Best POP e-mail provider?
August 19, 2011 11:32 AM   Subscribe

Can you give me a good recommendation for a reliable, cheap-ish POP3 e-mail hosting solution?

I'm thinking about shutting down my website, which I don't have any real need for anymore. However my domain name is paid up for a few years and I would like to keep my e-mail addresses. I did a Google search for "Pop email hosting" and was a tad overwhelmed at all of the choices. So I need some recommendations!

Do you have an awesome, cheap(ish) pop e-mail provider that you would recommend? Have you had a rotten experience with one that you would definitely not recommend? I don't mind paying a few bucks a month if it means I can get an ad-free service (looks like maybe $20/year is a good benchmark). I have about four or five e-mail addresses that I use regularly, but could probably use aliases. Bonus points if this mail host can also provide domain registration services as part of the deal, allowing me to move my domain reg services away from GoDaddy.

I have reviewed a few previous Askme's on this subject, but some are several years old and I imagine a lot of it is out of date now. Thanks in advance!
posted by stennieville to Computers & Internet (9 answers total) 1 user marked this as a favorite
Is there a reason you need/want an actual email address rather than just forwarding it to another account? I have a number of addresses, but all end up in my gmail inbox, and when I hit Reply, it comes from my alias'd address, not my address
posted by Tomorrowful at 11:34 AM on August 19, 2011

Get a gmail domain account (free for non-commercial use). Point your MX record at it per their instructions. Use gmail as your POP provider with the side benefit of it having a nice web interface.
posted by introp at 11:37 AM on August 19, 2011 [1 favorite]

Have you considered using Google Apps? The free tier gives you up to 10 email addresses at your domain, gmail-style, including support for POP3 and IMAP access.
posted by strangecargo at 11:39 AM on August 19, 2011 [1 favorite]

What they said about Google. I have a bunch of domains and all my services are hosted on Google Apps, which is a one-click setup option through Dreamhost and so is very easy for me to do, but there are many other means to the same end.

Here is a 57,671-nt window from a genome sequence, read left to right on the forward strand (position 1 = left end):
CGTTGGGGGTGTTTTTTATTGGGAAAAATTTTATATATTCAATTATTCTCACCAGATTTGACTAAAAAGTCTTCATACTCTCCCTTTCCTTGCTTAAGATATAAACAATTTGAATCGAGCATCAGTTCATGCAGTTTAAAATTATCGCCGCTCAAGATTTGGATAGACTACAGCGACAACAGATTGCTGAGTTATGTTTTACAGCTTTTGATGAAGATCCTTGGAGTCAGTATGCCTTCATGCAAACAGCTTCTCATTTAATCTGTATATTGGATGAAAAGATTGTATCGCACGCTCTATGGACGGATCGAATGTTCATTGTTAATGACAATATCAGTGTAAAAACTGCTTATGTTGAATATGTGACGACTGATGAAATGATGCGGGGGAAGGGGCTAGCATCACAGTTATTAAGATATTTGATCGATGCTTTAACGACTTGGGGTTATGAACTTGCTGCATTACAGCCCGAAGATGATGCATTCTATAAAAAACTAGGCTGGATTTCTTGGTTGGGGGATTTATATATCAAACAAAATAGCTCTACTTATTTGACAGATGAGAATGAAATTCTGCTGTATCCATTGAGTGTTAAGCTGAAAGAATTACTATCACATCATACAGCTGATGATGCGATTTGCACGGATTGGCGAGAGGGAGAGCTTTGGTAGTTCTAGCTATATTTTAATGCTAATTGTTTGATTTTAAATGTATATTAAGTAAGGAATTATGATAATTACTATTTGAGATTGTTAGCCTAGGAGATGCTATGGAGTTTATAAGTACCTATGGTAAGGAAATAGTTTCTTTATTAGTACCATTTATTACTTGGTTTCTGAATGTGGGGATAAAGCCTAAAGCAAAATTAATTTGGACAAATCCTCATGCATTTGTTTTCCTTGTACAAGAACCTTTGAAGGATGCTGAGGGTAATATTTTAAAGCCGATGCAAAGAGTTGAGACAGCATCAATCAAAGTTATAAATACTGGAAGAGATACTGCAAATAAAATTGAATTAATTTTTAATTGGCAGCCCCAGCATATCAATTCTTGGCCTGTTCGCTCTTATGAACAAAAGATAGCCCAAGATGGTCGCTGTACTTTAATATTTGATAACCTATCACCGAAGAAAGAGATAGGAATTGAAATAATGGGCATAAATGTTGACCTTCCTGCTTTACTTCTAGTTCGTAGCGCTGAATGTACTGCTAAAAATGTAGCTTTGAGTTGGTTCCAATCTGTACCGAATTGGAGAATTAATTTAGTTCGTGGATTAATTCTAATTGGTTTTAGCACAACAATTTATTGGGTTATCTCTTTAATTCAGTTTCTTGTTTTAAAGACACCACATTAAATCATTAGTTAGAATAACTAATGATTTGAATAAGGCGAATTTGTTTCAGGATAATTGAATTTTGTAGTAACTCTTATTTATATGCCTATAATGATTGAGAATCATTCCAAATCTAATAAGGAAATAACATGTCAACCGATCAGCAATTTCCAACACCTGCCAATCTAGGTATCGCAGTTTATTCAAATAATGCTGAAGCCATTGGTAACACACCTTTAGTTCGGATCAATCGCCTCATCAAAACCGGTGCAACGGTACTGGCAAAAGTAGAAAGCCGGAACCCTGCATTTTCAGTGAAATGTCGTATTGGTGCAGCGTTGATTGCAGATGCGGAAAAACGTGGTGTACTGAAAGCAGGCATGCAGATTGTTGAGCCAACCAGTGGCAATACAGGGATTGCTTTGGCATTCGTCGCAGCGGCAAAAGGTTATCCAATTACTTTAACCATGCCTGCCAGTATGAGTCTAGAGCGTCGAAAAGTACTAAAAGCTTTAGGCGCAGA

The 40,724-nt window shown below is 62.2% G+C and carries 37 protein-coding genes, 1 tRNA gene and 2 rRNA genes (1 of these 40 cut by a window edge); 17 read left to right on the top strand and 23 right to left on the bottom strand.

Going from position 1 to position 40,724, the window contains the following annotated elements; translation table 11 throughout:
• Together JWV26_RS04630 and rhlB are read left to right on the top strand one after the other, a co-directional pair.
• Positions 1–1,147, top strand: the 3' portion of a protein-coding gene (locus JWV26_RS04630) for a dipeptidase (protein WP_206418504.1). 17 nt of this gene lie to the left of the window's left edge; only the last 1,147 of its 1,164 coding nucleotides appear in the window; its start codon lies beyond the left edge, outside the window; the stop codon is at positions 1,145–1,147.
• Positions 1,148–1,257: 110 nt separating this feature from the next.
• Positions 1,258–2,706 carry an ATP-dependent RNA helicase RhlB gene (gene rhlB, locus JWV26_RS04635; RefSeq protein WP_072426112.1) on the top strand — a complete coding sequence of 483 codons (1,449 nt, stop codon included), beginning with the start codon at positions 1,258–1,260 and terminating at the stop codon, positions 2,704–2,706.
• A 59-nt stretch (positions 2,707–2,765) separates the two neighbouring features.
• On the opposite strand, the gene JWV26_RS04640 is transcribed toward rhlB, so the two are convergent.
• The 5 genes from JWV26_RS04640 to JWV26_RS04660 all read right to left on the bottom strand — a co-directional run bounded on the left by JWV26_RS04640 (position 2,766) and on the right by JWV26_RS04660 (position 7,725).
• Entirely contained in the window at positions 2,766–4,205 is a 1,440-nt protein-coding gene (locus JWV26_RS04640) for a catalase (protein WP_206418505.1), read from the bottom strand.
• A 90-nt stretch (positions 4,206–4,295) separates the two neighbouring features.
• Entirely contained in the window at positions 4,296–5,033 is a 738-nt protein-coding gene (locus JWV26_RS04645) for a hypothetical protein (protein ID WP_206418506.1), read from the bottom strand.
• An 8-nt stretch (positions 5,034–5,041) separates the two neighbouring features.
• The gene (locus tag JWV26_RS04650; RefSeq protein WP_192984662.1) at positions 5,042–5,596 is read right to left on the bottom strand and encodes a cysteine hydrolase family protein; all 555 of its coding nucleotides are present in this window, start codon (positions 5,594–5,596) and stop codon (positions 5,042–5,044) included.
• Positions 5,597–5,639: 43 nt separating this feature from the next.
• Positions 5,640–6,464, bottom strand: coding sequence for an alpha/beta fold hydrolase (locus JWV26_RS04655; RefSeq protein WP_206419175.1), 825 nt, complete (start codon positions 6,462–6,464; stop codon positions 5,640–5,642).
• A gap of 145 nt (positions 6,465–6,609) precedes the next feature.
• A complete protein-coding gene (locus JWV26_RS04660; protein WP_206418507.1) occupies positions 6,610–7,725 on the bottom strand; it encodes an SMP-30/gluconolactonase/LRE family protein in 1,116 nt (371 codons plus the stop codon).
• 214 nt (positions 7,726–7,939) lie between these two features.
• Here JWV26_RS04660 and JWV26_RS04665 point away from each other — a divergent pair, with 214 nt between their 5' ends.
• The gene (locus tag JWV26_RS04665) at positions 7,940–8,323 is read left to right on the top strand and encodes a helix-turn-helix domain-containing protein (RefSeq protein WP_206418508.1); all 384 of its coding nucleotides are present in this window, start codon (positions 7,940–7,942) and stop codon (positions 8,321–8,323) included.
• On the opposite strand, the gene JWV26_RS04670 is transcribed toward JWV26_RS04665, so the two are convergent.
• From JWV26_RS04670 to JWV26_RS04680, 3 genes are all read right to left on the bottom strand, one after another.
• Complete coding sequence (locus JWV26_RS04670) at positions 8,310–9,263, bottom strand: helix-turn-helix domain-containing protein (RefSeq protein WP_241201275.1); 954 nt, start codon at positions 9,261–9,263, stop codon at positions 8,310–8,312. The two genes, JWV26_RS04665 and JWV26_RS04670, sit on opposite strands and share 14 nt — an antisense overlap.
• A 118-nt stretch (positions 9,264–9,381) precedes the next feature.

posted by Lyn Never at 12:08 PM on August 19, 2011 [1 favorite]

Oh, but if you didn't want to go that route for whatever reason, my employer has some POP3 addresses through Rackspace. The mail servers had a couple of wobbles earlier this summer but it was no more than 5-10 minutes' inconvenience and I think it might be pretty cheap for just a couple of addresses.
posted by Lyn Never at 12:10 PM on August 19, 2011

I've been happy with They can do basic redirection, or host the mailbox for you. I've been using them for mailbox hosting for several years without issues.
posted by bitmage at 12:28 PM on August 19, 2011

I'm very fond of Opera-owned
posted by JakeWalker at 4:45 PM on August 19, 2011

I'm using Google apps for a client's small enterprise. Works very well.
posted by humboldt32 at 5:20 PM on August 19, 2011

Thanks all. I already have a gmail account, which I'd like to keep completely separate from my domain e-mails, so I don't want to go the forwarding or Google Apps route. I'd either be tasked with integrating them, or having to log out of one and into the other.

Fastmail was on my short list already, and is one I'd forgotten about. I'll check them out -- Rackspace too. Other recommendations welcome.
posted by stennieville at 12:14 PM on August 20, 2011

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